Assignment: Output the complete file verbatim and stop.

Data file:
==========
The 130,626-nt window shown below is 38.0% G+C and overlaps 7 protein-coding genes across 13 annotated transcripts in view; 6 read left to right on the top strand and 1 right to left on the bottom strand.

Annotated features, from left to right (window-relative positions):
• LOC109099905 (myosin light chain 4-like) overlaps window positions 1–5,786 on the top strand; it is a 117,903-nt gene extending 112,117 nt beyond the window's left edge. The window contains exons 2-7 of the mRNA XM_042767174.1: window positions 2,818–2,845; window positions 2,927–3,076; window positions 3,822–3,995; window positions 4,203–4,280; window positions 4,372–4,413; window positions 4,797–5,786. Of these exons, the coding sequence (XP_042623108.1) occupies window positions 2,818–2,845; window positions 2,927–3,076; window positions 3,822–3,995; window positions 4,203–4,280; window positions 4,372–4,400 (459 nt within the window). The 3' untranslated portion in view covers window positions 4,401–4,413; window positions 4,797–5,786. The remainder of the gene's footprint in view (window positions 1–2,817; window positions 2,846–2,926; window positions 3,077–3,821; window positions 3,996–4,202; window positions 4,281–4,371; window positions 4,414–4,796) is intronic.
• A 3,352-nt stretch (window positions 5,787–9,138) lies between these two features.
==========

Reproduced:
The 130,626-nt window shown below is 38.0% G+C and overlaps 7 protein-coding genes across 13 annotated transcripts in view; 6 read left to right on the top strand and 1 right to left on the bottom strand.

Annotated features, from left to right (window-relative positions):
• LOC109099905 (myosin light chain 4-like) overlaps window positions 1–5,786 on the top strand; it is a 117,903-nt gene extending 112,117 nt beyond the window's left edge. The window contains exons 2-7 of the mRNA XM_042767174.1: window positions 2,818–2,845; window positions 2,927–3,076; window positions 3,822–3,995; window positions 4,203–4,280; window positions 4,372–4,413; window positions 4,797–5,786. Of these exons, the coding sequence (XP_042623108.1) occupies window positions 2,818–2,845; window positions 2,927–3,076; window positions 3,822–3,995; window positions 4,203–4,280; window positions 4,372–4,400 (459 nt within the window). The 3' untranslated portion in view covers window positions 4,401–4,413; window positions 4,797–5,786. The remainder of the gene's footprint in view (window positions 1–2,817; window positions 2,846–2,926; window positions 3,077–3,821; window positions 3,996–4,202; window positions 4,281–4,371; window positions 4,414–4,796) is intronic.
• A 3,352-nt stretch (window positions 5,787–9,138) lies between these two features.